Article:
I took my life in my hands this week and went OUT to the hairdresser for the last time, for how long? My hairdresser, Nathan (at work below), was staying open until midnight that night to accommodate all the female clients who needed more than half an hour to get their hair done. ‘Half an hour only at the hairdresser’ had been the decree from on high, if you recall. Who thought that one up? A male, and probably a bald male. THIRTY MINUTES??? Wake-up, blokes. In six weeks’ time we’ll all know our own true hair colour and that of all our friends, and that of every television presenter as well. Not that it will matter much, as we’re not seeing our friends anyway, except on FaceTime and Zoom.
On the only other occasions when I leave the house, which are to take a walk, I’m shocked by the emptiness of the streets and carparks. It’s eerie, spooky, unnatural and frightening. Gorgeous walks that are usually packed are empty. This is me walking alongside the Patawalonga in Glenelg, not far from where we live. No one there except a husband taking photos. No need for social distancing. It didn’t feel good. The world as we have known it has come to a crashing end.
Before I sign off, a big hand to all the doctors, nurses, teachers and many others who are forced to be heroes in this current situation. I’m more familiar with teachers than any other group. They’re off their faces with stress, tiredness, and anxiety at the moment. Our daughter is one of them. They’re at the tattered end of their tether, doing their best in the hideous situation of ‘to-close or no-to-close the schools’, and as far as I can see aren’t getting the appreciation they deserve. After an hour and a half of home-schooling last week I sent an email to my grandson’s Year Five teacher urging her to apply for a pay rise. She needed to know I was inside her brain and that I cared about her.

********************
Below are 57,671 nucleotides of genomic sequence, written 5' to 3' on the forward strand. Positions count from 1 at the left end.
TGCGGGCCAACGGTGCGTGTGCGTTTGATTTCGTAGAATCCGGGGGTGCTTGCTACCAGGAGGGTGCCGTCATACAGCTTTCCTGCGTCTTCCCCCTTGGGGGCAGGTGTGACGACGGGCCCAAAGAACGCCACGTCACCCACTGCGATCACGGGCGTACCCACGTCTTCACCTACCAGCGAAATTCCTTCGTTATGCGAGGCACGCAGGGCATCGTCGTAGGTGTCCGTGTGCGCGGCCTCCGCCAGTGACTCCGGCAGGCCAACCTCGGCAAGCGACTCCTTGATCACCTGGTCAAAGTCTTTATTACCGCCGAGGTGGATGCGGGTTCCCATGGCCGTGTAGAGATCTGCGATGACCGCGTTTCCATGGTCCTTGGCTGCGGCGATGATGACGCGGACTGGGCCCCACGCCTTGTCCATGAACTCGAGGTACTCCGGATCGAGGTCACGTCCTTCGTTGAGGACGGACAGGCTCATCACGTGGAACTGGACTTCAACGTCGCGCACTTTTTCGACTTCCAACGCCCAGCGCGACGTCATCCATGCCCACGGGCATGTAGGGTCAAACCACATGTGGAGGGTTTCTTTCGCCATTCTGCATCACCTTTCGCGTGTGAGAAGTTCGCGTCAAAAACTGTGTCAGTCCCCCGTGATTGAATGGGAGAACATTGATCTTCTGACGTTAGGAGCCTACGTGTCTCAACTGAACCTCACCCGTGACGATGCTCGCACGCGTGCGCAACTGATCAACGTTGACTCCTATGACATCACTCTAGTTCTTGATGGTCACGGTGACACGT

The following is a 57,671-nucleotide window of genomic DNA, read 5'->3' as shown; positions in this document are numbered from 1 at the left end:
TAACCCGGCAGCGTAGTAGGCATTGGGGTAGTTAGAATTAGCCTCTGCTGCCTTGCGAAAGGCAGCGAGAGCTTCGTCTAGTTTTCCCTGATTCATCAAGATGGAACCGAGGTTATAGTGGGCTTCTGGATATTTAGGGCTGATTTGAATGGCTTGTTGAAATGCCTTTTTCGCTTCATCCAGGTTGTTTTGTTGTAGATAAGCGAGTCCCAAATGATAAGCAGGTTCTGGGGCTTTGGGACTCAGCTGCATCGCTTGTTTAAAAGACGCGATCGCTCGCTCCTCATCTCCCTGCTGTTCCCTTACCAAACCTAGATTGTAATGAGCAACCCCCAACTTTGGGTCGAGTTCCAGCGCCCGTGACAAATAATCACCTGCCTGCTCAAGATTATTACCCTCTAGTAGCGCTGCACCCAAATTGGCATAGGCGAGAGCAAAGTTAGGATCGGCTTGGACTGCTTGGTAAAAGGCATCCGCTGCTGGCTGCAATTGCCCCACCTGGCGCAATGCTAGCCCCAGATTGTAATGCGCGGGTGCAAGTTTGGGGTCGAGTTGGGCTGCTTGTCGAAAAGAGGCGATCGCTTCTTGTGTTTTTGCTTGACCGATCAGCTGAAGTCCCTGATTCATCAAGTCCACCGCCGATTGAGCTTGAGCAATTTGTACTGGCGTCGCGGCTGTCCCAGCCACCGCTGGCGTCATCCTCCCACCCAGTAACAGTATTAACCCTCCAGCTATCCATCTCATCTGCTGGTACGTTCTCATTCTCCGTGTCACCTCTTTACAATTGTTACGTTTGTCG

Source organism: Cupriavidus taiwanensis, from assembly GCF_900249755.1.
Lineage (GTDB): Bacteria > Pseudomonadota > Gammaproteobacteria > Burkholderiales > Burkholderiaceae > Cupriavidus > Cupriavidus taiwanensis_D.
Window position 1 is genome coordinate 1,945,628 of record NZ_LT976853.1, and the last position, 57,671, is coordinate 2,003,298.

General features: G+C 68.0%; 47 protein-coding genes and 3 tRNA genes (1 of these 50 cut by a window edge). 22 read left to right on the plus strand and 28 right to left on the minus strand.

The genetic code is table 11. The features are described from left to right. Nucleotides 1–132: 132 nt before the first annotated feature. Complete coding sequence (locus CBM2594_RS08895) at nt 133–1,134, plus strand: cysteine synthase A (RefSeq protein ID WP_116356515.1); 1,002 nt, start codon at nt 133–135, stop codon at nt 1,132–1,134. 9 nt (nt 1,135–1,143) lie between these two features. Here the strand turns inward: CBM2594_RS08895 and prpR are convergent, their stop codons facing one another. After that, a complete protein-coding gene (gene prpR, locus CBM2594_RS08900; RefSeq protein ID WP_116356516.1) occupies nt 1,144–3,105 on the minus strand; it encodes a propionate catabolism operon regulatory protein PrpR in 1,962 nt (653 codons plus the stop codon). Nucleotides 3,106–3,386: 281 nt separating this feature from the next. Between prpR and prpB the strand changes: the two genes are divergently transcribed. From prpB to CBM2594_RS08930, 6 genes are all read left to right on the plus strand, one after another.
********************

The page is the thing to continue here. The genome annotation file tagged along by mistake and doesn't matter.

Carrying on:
Finally, a bit of business. I’m receiving many requests from teachers and others for permission to read my books in digital-teaching situations. That’s fine. Note that I read all my books on this website. My suggestion is that you go to the website home page and click on the Books section. https://memfox.com/books/ Then click on an individual book eg. Possum Magic. Then click on: Listen here. I’d be very grateful if you listened to me reading the books twice to get the rhythms and cadences right, so you can read them nicely yourselves, with my voice echoing in your heads.
I do most sincerely hope that you and your family are OK and will be OK, and that you and I will be alive in six months and come out of this dreadful phase with enough vigour to carry on as best we can. I might even write a book when my brain stops THINKING IN CAPITAL LETTERS. But there won’t be a character called Ms. Corona. She’s too wicked for fiction.
Huge hugs at a safe distance,